NOTE: This is a full archive for the Project Community: You & The World (2014) please see the main site for the most up to date information.

Posts From Faculty
All posts from faculty and tutors

To remind us why we are doing this course BP

United Nations Millennium Development Goals

The Millennium Development Goals, (MDGs), are the most successful global anti-poverty push in history. Governments, international organizations, and civil society groups around the world have helped to cut in half the world’s extreme poverty rate. More girls are in school. Fewer children are dying. The world continues to fight killer diseases, such as malaria, tuberculosis and AIDS. There are about 500 days to accelerate action on issues such as hunger, access to education, improved sanitation, maternal health and gender equality. Get involved and join the global conversation on Facebook and Twitter using the hashtags: #MDGMomentum | #EndPoverty

Posted in Community, Faculty
This post was originally published at the Project Community blog: Laura Stevens Blog project communities

CrowdFundamentals on GlobalGiving – Introduction

CrowdFundamentals on GlobalGiving - Introduction
Posted in Community, Faculty
This post was originally published at the Project Community blog: Nancy's Project Community Reflection

Thinking about Project…

Thinking about Project Communities:

Posted in Community, Faculty
This post was originally published at the Project Community blog: Laura Stevens Blog project communities

The end has come, we’ve found the cache in the Woods and know…

The end has come, we’ve found the cache in the Woods and know now the true meaning of Communities (Well maybe not the TRUE meaning, but SOME meaning in any case).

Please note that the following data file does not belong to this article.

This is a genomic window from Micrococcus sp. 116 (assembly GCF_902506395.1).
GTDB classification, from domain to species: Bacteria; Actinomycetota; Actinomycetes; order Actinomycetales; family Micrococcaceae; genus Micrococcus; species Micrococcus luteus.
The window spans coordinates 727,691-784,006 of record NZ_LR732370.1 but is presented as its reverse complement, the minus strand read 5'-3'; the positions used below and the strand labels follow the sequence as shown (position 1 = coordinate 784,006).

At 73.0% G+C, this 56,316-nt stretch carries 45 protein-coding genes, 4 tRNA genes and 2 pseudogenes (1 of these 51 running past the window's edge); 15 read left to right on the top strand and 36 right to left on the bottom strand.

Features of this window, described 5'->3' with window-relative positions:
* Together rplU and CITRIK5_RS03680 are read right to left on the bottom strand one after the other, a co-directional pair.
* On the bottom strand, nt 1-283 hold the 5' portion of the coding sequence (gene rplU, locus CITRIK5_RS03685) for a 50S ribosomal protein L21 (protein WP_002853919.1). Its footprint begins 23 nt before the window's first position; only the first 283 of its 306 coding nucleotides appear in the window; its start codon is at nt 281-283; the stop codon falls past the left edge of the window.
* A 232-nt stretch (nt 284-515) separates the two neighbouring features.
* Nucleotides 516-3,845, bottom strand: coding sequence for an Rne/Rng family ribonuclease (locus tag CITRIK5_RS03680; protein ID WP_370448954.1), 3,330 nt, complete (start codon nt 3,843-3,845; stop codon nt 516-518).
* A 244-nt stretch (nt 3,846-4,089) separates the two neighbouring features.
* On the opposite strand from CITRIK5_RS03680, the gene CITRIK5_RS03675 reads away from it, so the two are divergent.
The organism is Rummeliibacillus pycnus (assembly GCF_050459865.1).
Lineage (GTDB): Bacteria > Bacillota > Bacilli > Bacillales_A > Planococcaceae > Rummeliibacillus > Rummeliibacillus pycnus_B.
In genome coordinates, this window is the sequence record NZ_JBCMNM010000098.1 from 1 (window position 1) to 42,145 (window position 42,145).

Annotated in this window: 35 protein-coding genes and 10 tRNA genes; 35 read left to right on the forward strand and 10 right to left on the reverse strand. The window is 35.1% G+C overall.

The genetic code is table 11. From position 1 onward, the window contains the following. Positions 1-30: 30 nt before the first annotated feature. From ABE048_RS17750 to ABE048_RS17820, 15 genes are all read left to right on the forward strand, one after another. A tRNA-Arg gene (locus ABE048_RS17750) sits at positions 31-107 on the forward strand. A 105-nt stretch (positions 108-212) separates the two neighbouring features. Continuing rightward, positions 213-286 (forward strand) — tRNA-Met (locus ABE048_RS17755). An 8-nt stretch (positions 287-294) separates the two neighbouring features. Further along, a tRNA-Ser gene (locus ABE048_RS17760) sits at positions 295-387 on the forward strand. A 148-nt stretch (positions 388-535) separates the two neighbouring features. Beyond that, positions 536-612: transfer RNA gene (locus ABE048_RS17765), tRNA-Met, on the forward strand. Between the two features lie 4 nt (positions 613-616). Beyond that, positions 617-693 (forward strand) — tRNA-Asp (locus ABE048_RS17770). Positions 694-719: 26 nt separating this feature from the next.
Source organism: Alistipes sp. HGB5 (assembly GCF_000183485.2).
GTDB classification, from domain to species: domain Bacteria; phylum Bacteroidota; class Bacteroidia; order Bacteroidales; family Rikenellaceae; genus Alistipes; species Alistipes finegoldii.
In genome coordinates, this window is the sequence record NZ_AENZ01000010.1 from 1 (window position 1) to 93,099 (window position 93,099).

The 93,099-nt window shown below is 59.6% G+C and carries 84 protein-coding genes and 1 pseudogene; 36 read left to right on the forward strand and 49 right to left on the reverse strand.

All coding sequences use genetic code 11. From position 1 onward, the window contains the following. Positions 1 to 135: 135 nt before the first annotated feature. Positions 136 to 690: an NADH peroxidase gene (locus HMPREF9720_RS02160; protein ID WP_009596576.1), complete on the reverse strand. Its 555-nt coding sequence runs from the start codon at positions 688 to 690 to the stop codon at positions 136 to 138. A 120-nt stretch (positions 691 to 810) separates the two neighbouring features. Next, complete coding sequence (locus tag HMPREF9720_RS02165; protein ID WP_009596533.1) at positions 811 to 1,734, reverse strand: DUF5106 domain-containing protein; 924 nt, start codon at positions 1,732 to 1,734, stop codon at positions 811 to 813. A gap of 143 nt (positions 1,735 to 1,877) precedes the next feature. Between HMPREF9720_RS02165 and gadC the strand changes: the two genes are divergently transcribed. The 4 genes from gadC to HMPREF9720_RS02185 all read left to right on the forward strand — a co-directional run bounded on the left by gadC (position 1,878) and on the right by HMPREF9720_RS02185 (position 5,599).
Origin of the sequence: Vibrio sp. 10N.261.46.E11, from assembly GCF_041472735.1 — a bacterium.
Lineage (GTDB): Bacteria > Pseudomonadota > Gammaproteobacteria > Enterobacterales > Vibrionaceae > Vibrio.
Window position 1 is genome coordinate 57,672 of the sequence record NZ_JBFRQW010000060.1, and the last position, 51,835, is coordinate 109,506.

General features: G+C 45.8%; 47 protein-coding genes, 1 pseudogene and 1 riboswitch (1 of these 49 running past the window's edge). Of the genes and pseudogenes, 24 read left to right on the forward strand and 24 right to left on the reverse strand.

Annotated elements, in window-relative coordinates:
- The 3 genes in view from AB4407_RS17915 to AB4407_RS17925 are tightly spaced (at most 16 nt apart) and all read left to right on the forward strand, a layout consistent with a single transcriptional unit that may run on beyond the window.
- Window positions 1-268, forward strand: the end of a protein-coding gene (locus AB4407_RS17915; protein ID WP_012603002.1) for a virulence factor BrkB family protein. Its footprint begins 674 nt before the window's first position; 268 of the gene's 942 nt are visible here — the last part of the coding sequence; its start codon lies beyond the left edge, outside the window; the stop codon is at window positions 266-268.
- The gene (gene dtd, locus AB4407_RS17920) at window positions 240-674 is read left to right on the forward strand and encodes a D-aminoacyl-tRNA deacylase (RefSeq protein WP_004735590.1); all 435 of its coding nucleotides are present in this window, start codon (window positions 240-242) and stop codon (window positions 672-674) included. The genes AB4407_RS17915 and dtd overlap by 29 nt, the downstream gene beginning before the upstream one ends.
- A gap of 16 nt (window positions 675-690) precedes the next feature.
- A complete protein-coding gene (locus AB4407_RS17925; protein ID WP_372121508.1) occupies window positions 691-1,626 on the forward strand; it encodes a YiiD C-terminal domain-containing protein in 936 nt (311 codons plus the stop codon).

We searched to understand the puzzel of teamwork, on- and offline networks, how to go to Market - and to find the cash (here as a cache)…. All could be hidden where we least expect it.
Thanks for joining us during the first steps of our search towards —— and here it comes —— The Curiosity Cultivation Community. 
On to “The Future” 

Posted in Community, Faculty
This post was originally published at the Project Community blog: Laura Stevens Blog project communities

We have arrived in week 9, the refelctions you all did last week…

We have arrived in week 9, the refelctions you all did last week really helped me to see what the changes have helped to achieve… Namely, organisation, 50% less chaos, 200% earlier enthusiasm… Which made reading the blogs a pleasure I enjoyed doing during my days off. While we take the last steps together, be sure not to wait too long to get help If you get stuck. Kick up Some sand with fellow classmates And have fun making Some great advice video’s. All the information is in your heads, but getting it into a 5min film, that we all clearly understand, this is your greatest challenge at the moment. Have your techy questions ready this Wednesday. ;-) Cheers, Laura